A mineral exploration company working near Whitehorse has pleaded guilty to six charges under the Yukon's Quartz Mining Act.
B.C.-based Gladiator Metals has admitted to several violations of its operating permit in the Cowley Creek area, south of the city. Among other things, the company made clearings that were too large, upgraded roads without authorization, failed to contain drill fluids, and may have disturbed archeological artifacts.
The charges relate to work done between April 24 and May 12 this year.
The company has been drilling in the area near Cowley Creek to measure copper levels, under a permit for early-stage exploration.
According to an agreed statement of facts presented in Yukon Territorial Court on Friday, the company was given approval to proceed with its exploration program on April 18. The company was granted a Class 1 quartz exploration notification.
The statement then lists six ways the company exceeded the scope of its permit.
It states that in its claim area, Gladiator made nine clearings that exceeded 200 square metres, the maximum size allowed under its permit. It also states that the company upgraded sections of existing trail and access road without authorization, and left "several large ruts and gouges" on roads in the claim area, again in violation of its operating conditions.
Gladiator also failed to get approval from the Heritage Resources Unit before disturbing a certain area that had been set out on a map.
"Current information suggests archeological artifacts may have been disturbed, but a complete assessment is still underway," the statement of facts reads.
The company also failed to preserve the vegetative mat removed in some areas. The company's operating conditions required it to protect seed and root stocks within the mat, and to store it separately so it could later be restored in the area after the exploration program is done.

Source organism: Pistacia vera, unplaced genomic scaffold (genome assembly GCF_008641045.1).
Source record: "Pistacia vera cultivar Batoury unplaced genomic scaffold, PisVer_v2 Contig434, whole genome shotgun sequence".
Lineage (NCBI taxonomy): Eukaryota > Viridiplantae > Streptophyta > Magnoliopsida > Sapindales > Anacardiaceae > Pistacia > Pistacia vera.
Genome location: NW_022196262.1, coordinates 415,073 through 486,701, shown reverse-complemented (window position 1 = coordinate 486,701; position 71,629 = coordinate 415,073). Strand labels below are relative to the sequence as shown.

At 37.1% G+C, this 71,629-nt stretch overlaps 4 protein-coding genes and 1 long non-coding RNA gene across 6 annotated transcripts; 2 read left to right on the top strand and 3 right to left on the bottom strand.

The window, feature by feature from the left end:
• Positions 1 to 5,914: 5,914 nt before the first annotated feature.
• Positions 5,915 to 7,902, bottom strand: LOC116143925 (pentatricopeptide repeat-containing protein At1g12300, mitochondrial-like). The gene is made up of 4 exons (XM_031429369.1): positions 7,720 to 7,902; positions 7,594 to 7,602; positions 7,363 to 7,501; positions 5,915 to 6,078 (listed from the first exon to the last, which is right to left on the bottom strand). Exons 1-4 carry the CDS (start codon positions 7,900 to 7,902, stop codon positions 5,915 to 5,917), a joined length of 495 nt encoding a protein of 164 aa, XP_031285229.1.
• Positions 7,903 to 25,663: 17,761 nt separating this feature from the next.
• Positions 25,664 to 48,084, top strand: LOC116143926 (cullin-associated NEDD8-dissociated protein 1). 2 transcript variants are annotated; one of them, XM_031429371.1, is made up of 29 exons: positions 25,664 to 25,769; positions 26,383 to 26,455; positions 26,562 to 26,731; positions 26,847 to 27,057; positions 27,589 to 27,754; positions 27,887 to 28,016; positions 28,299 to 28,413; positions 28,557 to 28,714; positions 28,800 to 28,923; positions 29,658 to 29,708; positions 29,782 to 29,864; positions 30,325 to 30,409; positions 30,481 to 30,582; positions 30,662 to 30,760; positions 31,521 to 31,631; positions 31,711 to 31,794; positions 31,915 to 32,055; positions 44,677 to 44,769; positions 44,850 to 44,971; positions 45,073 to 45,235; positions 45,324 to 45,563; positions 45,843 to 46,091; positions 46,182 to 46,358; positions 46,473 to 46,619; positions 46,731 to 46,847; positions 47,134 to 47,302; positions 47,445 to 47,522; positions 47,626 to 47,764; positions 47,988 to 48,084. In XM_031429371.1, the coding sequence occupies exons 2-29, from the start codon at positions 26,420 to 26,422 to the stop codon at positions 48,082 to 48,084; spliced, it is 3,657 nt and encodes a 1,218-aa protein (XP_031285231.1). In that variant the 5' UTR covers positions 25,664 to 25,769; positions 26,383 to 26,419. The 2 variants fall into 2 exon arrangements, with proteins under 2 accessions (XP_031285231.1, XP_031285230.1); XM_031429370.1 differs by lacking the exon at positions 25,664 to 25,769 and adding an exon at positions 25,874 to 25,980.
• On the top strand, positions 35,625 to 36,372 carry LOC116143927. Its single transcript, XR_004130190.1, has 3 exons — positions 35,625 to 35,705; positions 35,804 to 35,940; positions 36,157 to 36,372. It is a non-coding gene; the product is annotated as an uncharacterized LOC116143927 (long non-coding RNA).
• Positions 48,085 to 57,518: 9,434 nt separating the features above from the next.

There were also issues with drill fluids seen "flowing into the nearby forest," and residue stains seen on the forest floor. The company's operating conditions require that all drill fluids be contained in a sump.
Gladiator's project raised concerns this past spring among local residents who complained about the "horrific mess" the company was making.
The statement of facts also lists work done by the company in response to the charges.
It says the company has fixed up the ruts and gouges, and also done reclamation work where the clearings were made and roads and trails upgraded, "to the extent that is possible given the soil conditions in the area."
The company has also now constructed appropriate sumps to contain drill fluids.
Gladiator is also cooperating with the Heritage Resources Branch to determine the impact of its disturbance to the areas where there may be archeological artifacts. The statement says a complete assessment, still underway, will determine whether more reclamation work is needed.
Gladiator will be back before Yukon Territorial Court on Aug. 30 for sentencing.